What US prosecutors and defence attorneys know and believe about eyewitness testimony
Article first published online: 18 NOV 2008
Copyright © 2008 John Wiley & Sons, Ltd.
Applied Cognitive Psychology
Special Issue: Themed issue: Using Eye Tracking in Applied Research to Study and Stimulate the Processing of Information from Multi-representational Sources
Volume 23, Issue 9, pages 1266–1281, December 2009
How to Cite
Wise, R. A., Pawlenko, N. B., Safer, M. A. and Meyer, D. (2009), What US prosecutors and defence attorneys know and believe about eyewitness testimony. Appl. Cognit. Psychol., 23: 1266–1281. doi: 10.1002/acp.1530
- Issue published online: 12 OCT 2009
- Article first published online: 18 NOV 2008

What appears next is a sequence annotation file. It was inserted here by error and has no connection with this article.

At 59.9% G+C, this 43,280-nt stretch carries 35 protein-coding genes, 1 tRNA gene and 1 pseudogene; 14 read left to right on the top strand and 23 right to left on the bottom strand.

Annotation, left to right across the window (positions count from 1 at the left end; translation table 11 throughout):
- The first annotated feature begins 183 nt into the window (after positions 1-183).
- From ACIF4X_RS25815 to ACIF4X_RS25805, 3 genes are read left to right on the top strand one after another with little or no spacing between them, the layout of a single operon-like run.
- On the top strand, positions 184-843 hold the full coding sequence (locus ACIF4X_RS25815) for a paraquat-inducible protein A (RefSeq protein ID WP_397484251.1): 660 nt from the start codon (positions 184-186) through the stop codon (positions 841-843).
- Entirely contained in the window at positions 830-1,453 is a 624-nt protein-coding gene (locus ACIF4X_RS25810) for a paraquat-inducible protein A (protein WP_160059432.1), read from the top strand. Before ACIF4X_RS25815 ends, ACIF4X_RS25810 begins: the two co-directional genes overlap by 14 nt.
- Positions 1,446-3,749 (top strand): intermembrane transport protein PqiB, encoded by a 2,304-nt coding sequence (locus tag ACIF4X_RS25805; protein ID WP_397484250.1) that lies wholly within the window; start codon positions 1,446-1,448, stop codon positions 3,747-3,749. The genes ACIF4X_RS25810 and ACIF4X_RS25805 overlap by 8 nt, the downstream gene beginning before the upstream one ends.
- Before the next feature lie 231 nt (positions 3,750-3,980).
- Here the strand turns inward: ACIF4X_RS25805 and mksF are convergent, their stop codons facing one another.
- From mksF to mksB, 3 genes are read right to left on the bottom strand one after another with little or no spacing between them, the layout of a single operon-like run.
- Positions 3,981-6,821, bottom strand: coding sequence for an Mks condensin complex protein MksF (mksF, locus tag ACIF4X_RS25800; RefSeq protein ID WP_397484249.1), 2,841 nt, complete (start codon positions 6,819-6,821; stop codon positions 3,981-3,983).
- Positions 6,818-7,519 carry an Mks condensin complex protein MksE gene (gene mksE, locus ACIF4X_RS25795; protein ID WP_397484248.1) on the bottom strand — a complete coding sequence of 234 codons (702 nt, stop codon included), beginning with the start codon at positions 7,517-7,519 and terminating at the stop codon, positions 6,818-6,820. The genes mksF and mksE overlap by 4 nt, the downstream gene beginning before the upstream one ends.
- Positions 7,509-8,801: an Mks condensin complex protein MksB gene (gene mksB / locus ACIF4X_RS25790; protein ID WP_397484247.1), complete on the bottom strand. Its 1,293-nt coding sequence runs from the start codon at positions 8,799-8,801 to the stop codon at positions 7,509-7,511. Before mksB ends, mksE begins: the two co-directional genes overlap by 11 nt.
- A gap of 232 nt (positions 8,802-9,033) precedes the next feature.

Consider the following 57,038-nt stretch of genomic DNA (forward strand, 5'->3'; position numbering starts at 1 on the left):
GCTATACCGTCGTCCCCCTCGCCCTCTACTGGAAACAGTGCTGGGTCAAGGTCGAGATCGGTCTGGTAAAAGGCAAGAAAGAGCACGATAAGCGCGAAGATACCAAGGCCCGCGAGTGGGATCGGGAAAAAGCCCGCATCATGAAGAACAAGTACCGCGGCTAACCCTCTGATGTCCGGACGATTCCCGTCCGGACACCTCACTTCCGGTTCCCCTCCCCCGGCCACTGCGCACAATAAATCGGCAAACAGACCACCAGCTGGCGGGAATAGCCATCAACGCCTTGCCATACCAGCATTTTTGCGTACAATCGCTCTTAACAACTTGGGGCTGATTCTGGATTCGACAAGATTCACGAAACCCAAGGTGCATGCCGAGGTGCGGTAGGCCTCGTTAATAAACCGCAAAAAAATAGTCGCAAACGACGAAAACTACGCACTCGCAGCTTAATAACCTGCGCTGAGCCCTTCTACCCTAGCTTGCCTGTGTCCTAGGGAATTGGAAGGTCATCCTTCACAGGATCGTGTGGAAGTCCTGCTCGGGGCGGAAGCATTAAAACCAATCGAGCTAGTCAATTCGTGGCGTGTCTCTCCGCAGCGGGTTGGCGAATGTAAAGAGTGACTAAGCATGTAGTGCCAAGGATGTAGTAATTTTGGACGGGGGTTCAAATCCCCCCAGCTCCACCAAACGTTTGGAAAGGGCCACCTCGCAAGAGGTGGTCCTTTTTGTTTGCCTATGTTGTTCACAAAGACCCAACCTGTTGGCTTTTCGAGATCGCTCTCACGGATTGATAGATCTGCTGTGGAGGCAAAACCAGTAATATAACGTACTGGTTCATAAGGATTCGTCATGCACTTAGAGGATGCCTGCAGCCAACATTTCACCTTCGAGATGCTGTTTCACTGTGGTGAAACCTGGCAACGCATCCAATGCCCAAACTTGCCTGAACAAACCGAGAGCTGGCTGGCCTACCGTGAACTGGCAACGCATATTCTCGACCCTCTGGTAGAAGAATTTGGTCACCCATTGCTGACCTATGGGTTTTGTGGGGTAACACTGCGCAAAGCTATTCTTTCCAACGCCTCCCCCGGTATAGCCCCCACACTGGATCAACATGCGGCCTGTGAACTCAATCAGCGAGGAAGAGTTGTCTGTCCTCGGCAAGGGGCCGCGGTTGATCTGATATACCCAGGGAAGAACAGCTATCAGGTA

The present study compared what prosecutors and defence attorneys know about eyewitness testimony, what they believe jurors know about eyewitness testimony, and what legal safeguards they think are necessary to educate jurors about eyewitness factors. A total of 73 prosecutors and 1184 defence attorneys completed a survey about eyewitness testimony. Both groups of attorneys had extensive experience practicing law and trying criminal cases. Prosecutors were significantly less knowledgeable than the defence attorneys on almost every issue including the weak relationship between eyewitness confidence and accuracy at trial, jurors' inability to distinguish between accurate and inaccurate eyewitnesses and the benefits of sequential lineups. The prosecutors were less willing than the defence attorneys to permit eyewitness expert testimony and were less sceptical of jurors' knowledge of eyewitness testimony. We highlight issues from the survey that are relevant to the training of prosecutors and defence attorneys about eyewitness testimony. Copyright © 2008 John Wiley & Sons, Ltd.